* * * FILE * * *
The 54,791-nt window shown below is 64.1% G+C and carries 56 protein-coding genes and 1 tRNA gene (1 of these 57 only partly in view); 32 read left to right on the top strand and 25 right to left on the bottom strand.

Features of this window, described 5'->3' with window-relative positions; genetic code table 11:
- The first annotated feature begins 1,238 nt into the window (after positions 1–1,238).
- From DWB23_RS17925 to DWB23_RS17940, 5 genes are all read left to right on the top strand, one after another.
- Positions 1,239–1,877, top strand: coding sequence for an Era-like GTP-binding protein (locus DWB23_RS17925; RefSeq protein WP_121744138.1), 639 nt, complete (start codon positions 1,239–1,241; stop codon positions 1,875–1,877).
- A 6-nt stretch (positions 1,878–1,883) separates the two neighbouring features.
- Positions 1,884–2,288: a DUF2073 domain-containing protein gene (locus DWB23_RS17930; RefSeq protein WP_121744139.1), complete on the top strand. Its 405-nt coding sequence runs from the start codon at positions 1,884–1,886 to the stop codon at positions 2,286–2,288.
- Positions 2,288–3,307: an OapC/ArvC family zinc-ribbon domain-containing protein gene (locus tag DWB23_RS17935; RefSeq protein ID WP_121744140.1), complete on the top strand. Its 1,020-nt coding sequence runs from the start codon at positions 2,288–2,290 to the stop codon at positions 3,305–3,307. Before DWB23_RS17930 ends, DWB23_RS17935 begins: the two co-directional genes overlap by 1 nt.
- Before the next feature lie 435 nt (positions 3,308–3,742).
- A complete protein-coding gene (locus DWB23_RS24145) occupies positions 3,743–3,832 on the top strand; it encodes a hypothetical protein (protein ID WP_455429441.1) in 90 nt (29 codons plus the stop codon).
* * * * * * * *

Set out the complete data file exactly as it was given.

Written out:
The 54,791-nt window shown below is 64.1% G+C and carries 56 protein-coding genes and 1 tRNA gene (1 of these 57 only partly in view); 32 read left to right on the top strand and 25 right to left on the bottom strand.

Features of this window, described 5'->3' with window-relative positions; genetic code table 11:
- The first annotated feature begins 1,238 nt into the window (after positions 1–1,238).
- From DWB23_RS17925 to DWB23_RS17940, 5 genes are all read left to right on the top strand, one after another.
- Positions 1,239–1,877, top strand: coding sequence for an Era-like GTP-binding protein (locus DWB23_RS17925; RefSeq protein WP_121744138.1), 639 nt, complete (start codon positions 1,239–1,241; stop codon positions 1,875–1,877).
- A 6-nt stretch (positions 1,878–1,883) separates the two neighbouring features.
- Positions 1,884–2,288: a DUF2073 domain-containing protein gene (locus DWB23_RS17930; RefSeq protein WP_121744139.1), complete on the top strand. Its 405-nt coding sequence runs from the start codon at positions 1,884–1,886 to the stop codon at positions 2,286–2,288.
- Positions 2,288–3,307: an OapC/ArvC family zinc-ribbon domain-containing protein gene (locus tag DWB23_RS17935; RefSeq protein ID WP_121744140.1), complete on the top strand. Its 1,020-nt coding sequence runs from the start codon at positions 2,288–2,290 to the stop codon at positions 3,305–3,307. Before DWB23_RS17930 ends, DWB23_RS17935 begins: the two co-directional genes overlap by 1 nt.
- Before the next feature lie 435 nt (positions 3,308–3,742).
- A complete protein-coding gene (locus DWB23_RS24145) occupies positions 3,743–3,832 on the top strand; it encodes a hypothetical protein (protein ID WP_455429441.1) in 90 nt (29 codons plus the stop codon).